The 24-year-old forward from Yaroslavl has 13 points in 17 playoff games this year, but he’s run into a proverbial wall against the San Jose Sharks in the Western Conference Final and has been held without a point for three games.
To hear head coach Ken Hitchcock tell it, it’s all part of gaining valuable experience.
“The thing that could help him, we can’t give him, which is more experience,” said Hitchcock after Game Three. “He’s learning hard lessons, like any young player. Robby’s (Fabbri) learning it. (Colton) Parayko is learning it. Vladi is learning some really hard lessons.”
And to be fair, the entire team is learning some hard lessons right now. The Sharks have shut them out in the last two games of the series and has outscored them 8-2 over the course of three games. Only David Backes and Jori Lehtera have goals against San Jose thus far.
But Tarasenko’s struggles in the post-season have been well-documented, with Hitchcock playing around with his ice time and trying all sorts of different line combinations to get his man going.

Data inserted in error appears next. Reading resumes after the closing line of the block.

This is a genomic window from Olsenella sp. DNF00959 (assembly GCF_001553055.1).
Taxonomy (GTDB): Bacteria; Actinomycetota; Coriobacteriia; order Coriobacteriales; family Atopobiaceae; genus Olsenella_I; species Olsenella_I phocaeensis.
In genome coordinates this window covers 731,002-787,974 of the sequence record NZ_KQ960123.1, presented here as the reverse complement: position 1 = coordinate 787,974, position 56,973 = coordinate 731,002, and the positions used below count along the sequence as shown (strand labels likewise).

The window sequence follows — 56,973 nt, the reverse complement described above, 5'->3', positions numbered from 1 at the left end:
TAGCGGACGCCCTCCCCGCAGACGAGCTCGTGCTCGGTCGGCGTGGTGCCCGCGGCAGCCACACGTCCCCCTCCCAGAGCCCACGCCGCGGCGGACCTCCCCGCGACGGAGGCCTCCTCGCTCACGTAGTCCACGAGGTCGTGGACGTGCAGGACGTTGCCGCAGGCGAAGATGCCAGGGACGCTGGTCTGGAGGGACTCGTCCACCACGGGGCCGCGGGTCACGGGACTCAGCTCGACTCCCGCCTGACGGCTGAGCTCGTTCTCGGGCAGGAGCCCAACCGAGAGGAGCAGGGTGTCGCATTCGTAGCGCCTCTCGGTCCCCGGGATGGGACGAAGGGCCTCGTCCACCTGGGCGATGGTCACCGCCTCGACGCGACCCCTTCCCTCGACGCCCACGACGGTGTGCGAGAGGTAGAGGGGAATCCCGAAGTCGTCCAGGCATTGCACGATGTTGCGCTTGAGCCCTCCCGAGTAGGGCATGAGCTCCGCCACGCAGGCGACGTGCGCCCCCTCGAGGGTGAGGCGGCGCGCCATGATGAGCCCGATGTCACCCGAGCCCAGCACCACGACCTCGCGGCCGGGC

In the regular season, Tarasenko had 74 points in 80 games. Obviously, expectations were sky-high in the playoffs and the forward did respond through stretches. He took tough assignments against the Dallas Stars and Chicago Blackhawks and still put up respectable numbers.
The trouble right now is that he’s got to do more.
“Some guys never learn it. Some guys can’t do it,” Hitchcock said of the lessons awaiting Tarasenko. “…But he’s going to have to fight through everything if he expects to score a goal and contribute offensively. There’s some days that he’s going to end up being an effective player and not even get a point, but he’s going to have to have an understanding of what it takes to play at this time of year, in the conference final, with 100 percent commitment on the other side, still be an effective player.”
Naturally, there are a number of excuses you could make.
Tarasenko is, after all, playing in his first conference final. And the team isn’t getting scoring from anyone else against the Sharks, with the best players far from the best players. And San Jose is containing him with some impressive double-coverage, which suggests that looking to Tarasenko alone is a major problem.
Perhaps this amounts to the usual hockey chatter, wherein fans look to place the blame on one or two players when it’s a total team breakdown that’s led to such dismal play. The numbers certainly suggest that the Blues have failed as a unit against the Sharks, but the intangibles suggest that better play from Tarasenko could jumpstart the club in the Western Conference Final.
Whether or not that happens in time remains to be seen.